This wonderful memoir by the ultra-talented actor/performer/artist Alan Cumming is a candid look at his childhood growing up on a large estate on the east coast of Scotland and the physically/mentally abusive father whose violence shaped (and nearly derailed) his life. His father was the head forester, and the laborious tasks that he set for his son were the least of his problems. The reader is startled to learn that “dealing with my father’s violence was the beginning of my studies of acting.” He learns to submerge his feelings, from his father, in order to spare himself from even worse beatings, and from himself as well. The book goes on to explore that period and the toll they take on him, as well as other family mysteries. He states “our family had always been one of secrets, of silence, of holding things in.”
The chapters alternate between “Then” and “Now,” the latter period starting in the Spring of 2010, when the author has already achieved a high level of fame and celebrity in film and stage displaying an extraordinary range, everything from playing a transvestite on film to introducing Masterpiece Mysteries on PBS television, the Emcee in Cabaret (the latter such a success that he is now playing the same iconic role in a revival on Broadway), as well as, in an entirely new production, “a man who is admitted to a psychiatric unit and then proceeds to act out the entire play of Macbeth,” an unforgettable performance. Mr. Cumming also has done concerts in 2 of the most beautiful and sophisticated cabaret venues in all of Manhattan: the now-departed Feinstein’s at the Regency, and the Allen Room at Jazz at Lincoln Center. And of course who can forget his wonderful portrayal of Eli Gold, political operative, on the terrific series The Good Wife?!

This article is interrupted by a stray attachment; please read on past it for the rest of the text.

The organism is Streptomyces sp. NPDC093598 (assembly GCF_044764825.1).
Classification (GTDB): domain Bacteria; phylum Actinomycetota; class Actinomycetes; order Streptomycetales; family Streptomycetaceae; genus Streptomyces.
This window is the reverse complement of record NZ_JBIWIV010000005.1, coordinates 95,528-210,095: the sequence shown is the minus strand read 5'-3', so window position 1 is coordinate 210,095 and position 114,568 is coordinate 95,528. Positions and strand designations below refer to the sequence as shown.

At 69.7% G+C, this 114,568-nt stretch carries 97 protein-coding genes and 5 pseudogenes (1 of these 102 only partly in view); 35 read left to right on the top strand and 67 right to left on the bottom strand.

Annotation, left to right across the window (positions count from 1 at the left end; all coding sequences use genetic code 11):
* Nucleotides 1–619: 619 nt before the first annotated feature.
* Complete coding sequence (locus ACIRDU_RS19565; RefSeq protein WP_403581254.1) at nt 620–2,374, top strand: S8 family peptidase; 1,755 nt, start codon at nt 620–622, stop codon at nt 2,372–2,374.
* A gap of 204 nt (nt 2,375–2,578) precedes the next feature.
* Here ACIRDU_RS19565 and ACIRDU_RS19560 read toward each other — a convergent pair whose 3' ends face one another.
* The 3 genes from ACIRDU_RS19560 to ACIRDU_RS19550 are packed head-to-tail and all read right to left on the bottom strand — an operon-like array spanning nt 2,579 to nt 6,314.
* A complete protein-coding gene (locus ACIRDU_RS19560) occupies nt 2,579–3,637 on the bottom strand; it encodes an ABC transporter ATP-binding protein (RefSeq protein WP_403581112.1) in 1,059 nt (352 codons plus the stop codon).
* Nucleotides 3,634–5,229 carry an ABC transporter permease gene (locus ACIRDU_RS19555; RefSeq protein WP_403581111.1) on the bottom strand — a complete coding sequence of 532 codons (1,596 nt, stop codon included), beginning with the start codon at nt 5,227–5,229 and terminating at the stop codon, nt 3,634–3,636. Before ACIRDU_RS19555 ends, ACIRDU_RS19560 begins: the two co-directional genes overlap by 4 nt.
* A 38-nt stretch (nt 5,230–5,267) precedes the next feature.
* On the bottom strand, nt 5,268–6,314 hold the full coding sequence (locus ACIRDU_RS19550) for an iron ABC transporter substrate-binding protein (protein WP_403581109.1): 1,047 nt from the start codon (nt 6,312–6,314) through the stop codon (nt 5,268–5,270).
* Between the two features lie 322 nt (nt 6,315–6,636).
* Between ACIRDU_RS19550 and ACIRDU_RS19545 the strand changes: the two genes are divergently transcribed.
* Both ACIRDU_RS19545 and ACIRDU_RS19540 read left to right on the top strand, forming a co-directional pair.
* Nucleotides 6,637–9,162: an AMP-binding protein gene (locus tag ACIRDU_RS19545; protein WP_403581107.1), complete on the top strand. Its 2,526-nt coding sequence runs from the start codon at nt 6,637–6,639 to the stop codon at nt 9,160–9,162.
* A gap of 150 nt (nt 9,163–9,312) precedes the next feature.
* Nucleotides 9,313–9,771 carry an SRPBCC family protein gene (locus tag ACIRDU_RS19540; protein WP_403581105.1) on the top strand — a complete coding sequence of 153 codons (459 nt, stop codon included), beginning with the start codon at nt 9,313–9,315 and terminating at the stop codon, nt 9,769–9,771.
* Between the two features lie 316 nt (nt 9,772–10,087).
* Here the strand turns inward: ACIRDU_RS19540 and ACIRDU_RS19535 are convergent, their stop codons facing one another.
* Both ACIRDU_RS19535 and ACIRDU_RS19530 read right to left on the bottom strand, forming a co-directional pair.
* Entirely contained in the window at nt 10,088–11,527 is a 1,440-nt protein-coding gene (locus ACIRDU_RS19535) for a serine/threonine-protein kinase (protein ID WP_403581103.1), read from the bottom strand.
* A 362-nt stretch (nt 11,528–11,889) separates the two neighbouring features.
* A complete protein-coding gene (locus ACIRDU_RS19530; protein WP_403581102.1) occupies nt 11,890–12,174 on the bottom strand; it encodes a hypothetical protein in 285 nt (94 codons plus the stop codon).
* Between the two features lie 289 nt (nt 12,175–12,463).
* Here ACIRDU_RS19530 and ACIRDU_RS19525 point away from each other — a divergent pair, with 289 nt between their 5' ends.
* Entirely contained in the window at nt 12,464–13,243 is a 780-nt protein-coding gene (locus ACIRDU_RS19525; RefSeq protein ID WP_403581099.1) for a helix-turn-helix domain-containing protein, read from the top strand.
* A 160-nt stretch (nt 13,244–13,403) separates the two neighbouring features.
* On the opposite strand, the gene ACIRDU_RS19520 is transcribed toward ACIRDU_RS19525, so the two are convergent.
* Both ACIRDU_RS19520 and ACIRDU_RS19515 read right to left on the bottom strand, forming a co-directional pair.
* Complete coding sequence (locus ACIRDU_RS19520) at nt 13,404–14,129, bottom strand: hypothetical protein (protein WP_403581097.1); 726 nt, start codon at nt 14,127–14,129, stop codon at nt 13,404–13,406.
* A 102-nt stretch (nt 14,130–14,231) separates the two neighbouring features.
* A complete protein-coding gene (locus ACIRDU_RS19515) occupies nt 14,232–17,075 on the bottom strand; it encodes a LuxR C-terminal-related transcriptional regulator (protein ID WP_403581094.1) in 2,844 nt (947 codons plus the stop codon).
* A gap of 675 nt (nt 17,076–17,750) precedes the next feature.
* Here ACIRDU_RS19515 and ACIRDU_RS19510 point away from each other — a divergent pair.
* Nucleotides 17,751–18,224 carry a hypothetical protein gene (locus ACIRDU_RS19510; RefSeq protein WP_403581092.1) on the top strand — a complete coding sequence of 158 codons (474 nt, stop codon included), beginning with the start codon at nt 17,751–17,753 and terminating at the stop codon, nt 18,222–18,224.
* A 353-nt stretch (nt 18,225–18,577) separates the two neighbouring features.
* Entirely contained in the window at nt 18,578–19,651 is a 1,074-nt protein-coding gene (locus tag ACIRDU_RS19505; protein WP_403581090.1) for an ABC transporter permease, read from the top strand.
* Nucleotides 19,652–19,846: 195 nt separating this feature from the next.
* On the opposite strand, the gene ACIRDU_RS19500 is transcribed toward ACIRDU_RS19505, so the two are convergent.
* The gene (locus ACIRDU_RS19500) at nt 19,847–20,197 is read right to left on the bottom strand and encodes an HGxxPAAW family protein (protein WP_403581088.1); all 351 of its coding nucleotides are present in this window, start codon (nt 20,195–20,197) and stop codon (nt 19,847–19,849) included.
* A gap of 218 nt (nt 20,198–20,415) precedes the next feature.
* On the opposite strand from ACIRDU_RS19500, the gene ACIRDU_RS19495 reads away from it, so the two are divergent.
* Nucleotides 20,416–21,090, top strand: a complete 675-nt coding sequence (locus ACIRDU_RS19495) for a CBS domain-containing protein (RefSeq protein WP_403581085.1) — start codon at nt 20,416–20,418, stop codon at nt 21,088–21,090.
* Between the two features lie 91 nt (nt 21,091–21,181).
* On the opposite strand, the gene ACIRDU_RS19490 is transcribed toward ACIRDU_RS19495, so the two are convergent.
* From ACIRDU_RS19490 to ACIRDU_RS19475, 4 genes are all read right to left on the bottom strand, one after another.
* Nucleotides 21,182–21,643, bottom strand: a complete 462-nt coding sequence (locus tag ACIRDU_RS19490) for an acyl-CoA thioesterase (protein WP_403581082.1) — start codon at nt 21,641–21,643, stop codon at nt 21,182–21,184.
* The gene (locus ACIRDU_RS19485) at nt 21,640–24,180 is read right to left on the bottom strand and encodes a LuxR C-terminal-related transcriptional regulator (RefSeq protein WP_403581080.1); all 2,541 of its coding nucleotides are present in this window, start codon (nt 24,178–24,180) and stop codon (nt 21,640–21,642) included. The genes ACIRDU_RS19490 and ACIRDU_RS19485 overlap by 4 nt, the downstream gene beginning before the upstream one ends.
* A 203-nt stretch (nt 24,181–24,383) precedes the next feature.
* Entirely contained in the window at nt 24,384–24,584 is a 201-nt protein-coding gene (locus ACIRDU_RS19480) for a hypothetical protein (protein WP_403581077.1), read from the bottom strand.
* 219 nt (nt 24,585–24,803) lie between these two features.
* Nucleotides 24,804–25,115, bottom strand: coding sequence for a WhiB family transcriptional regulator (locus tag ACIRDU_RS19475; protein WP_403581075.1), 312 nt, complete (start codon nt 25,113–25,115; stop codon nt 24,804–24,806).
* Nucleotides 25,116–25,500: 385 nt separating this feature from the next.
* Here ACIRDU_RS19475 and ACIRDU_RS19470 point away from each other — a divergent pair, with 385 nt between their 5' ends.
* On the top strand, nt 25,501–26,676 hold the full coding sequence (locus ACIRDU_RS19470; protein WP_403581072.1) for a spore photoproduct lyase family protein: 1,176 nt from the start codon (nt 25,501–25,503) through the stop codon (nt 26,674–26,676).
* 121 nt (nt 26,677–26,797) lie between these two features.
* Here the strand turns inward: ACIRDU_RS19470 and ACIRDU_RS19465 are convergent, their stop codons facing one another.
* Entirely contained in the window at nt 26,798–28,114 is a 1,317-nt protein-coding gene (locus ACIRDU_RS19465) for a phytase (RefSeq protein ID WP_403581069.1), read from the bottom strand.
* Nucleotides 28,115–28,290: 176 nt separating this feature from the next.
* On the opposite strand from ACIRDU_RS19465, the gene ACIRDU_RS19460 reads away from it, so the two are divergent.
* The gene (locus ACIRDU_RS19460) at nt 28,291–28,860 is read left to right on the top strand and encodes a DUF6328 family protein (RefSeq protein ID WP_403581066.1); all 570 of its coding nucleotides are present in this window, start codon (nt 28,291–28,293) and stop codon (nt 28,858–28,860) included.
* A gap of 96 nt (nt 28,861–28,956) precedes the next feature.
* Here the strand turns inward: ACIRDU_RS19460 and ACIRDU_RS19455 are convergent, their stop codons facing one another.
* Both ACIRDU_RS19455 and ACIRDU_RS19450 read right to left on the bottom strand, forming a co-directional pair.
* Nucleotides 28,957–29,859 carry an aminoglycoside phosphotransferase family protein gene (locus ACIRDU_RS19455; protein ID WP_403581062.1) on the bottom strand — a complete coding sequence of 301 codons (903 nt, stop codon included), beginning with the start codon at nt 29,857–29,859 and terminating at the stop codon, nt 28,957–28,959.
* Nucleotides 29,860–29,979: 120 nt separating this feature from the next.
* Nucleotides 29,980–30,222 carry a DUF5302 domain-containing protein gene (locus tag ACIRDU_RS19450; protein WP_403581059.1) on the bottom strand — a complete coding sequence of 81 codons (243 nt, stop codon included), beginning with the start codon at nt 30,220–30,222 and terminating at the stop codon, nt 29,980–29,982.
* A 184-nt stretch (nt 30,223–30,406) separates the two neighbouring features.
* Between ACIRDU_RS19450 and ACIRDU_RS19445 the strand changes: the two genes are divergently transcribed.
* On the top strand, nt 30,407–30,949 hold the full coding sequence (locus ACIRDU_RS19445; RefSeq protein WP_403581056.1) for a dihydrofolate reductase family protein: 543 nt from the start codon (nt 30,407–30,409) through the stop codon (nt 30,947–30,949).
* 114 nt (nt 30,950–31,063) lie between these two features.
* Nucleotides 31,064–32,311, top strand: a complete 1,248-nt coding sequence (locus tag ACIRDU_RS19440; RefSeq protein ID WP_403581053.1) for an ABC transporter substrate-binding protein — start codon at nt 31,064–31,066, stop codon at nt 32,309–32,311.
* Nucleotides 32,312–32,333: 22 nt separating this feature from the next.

But all of this takes a back seat to the central mysteries of the book: His relationship (such as it was) with his father, in the exploration of which he is joined by his older brother, and seeking the truth about his maternal grandfather, a celebrated WWII hero who disappeared in the Far East, when he agrees to participate in a popular celebrity genealogy show. The surprises come early and often, wringing much emotion and some tears from the author and, I suspect, many of his readers.
Mr. Cumming has described himself as “Scottish elf trapped inside middle-aged man’s body,” and the reader cannot but be completely charmed by this engaging man, and completely caught up in this engrossing albeit often-disturbing tale, which is highly recommended....Continua